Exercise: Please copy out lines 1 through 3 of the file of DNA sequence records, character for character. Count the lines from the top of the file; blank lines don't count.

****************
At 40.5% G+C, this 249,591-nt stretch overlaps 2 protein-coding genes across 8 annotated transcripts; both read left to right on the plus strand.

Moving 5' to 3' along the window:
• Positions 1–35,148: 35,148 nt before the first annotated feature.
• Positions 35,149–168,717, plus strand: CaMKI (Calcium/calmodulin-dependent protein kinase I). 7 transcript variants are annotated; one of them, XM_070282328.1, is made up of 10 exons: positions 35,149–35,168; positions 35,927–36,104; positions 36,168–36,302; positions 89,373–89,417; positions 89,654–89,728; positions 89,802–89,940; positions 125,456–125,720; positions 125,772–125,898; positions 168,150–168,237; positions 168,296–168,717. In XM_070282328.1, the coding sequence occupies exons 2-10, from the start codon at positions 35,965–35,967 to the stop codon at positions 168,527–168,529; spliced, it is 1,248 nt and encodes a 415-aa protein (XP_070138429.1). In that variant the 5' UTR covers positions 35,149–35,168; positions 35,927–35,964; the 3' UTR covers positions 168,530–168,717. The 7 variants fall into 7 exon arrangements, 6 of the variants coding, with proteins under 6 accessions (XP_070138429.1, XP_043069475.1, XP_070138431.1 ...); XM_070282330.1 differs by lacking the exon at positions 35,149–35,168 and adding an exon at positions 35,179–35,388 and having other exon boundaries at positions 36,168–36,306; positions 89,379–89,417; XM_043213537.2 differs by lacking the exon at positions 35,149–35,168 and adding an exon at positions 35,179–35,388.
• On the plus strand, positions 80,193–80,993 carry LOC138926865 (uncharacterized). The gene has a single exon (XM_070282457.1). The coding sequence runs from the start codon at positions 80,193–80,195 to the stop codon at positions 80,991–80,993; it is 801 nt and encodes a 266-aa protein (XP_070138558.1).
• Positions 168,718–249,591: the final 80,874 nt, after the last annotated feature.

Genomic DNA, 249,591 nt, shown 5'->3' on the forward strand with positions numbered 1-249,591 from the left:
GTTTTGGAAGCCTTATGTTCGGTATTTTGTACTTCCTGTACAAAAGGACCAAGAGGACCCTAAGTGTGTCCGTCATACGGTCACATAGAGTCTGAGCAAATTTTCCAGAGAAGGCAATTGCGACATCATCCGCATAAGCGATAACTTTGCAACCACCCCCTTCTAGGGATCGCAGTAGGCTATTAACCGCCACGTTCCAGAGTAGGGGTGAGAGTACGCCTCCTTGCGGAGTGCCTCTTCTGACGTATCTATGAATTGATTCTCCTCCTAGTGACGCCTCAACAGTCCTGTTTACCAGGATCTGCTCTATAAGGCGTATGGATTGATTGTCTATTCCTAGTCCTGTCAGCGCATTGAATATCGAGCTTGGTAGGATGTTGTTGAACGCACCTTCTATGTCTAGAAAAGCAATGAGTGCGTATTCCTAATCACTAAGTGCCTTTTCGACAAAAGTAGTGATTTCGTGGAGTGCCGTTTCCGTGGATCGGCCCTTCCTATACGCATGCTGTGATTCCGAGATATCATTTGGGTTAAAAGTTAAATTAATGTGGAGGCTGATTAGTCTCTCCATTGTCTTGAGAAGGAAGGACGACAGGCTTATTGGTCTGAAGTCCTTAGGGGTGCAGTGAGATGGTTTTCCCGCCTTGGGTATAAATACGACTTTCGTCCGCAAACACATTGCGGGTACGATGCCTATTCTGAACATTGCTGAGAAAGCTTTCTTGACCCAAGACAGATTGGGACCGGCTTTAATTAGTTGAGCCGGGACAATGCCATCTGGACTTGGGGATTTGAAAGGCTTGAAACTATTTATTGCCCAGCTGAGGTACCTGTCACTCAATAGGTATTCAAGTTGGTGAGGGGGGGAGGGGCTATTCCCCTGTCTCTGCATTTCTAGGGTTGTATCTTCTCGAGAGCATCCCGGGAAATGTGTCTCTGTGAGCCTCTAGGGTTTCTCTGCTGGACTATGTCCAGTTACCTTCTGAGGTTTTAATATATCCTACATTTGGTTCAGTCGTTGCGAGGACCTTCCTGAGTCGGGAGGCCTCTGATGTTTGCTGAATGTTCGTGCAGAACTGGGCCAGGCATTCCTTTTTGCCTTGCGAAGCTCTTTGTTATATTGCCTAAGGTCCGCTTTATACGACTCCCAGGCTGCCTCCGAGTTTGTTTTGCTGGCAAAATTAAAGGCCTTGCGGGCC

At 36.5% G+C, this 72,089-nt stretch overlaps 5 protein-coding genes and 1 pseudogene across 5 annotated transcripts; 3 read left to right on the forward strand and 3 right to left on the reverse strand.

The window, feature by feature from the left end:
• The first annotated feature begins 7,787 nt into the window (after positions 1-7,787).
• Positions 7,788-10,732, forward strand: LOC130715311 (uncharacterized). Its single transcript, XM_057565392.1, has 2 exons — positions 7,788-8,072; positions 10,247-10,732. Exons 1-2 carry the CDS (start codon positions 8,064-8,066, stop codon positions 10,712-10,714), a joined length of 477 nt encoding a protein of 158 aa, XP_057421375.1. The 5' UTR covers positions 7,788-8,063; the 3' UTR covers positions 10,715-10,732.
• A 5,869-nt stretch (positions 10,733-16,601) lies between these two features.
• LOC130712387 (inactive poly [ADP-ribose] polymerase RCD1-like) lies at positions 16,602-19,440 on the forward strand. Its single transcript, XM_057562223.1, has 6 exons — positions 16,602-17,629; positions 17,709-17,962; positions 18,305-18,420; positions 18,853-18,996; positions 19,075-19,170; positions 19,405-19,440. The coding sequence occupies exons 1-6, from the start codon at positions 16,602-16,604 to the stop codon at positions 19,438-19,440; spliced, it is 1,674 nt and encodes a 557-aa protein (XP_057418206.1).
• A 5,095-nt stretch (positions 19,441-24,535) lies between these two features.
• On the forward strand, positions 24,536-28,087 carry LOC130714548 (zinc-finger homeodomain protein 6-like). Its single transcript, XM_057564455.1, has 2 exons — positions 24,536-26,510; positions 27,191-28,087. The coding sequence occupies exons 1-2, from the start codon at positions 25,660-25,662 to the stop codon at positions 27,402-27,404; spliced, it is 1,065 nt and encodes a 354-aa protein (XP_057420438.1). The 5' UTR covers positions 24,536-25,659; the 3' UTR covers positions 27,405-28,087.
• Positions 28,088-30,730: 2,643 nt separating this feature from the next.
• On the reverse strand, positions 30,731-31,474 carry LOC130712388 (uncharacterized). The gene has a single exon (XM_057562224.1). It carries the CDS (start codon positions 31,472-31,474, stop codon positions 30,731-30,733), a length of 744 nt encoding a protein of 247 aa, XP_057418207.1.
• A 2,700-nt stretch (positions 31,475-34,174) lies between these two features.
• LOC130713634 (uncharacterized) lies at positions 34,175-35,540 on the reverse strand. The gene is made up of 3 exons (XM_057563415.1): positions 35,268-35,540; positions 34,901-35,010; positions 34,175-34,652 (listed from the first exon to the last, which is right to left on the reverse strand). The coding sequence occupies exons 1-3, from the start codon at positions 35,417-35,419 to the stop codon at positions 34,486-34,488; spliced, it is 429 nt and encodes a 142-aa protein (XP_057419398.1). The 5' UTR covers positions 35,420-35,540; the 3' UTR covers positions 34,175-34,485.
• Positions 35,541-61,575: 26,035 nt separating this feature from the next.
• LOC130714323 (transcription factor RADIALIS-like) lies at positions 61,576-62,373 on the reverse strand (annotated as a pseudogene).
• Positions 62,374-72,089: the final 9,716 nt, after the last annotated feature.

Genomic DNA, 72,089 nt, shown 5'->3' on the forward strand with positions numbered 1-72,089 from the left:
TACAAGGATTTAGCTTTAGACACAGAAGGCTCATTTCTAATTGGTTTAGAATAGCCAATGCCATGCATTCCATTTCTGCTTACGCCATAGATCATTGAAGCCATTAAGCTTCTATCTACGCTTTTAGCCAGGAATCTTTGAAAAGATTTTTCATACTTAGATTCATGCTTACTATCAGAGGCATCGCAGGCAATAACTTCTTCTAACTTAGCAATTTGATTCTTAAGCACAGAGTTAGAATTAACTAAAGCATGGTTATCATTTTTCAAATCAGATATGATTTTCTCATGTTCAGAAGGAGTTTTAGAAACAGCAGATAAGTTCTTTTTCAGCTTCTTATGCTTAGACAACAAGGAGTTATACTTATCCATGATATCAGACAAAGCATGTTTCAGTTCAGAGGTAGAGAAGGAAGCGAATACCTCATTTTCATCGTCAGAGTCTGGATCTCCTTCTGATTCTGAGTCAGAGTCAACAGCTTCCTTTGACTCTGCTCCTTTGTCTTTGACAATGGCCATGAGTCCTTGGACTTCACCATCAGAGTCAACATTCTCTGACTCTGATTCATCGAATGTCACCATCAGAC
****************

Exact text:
At 40.5% G+C, this 249,591-nt stretch overlaps 2 protein-coding genes across 8 annotated transcripts; both read left to right on the plus strand.

Moving 5' to 3' along the window:
• Positions 1–35,148: 35,148 nt before the first annotated feature.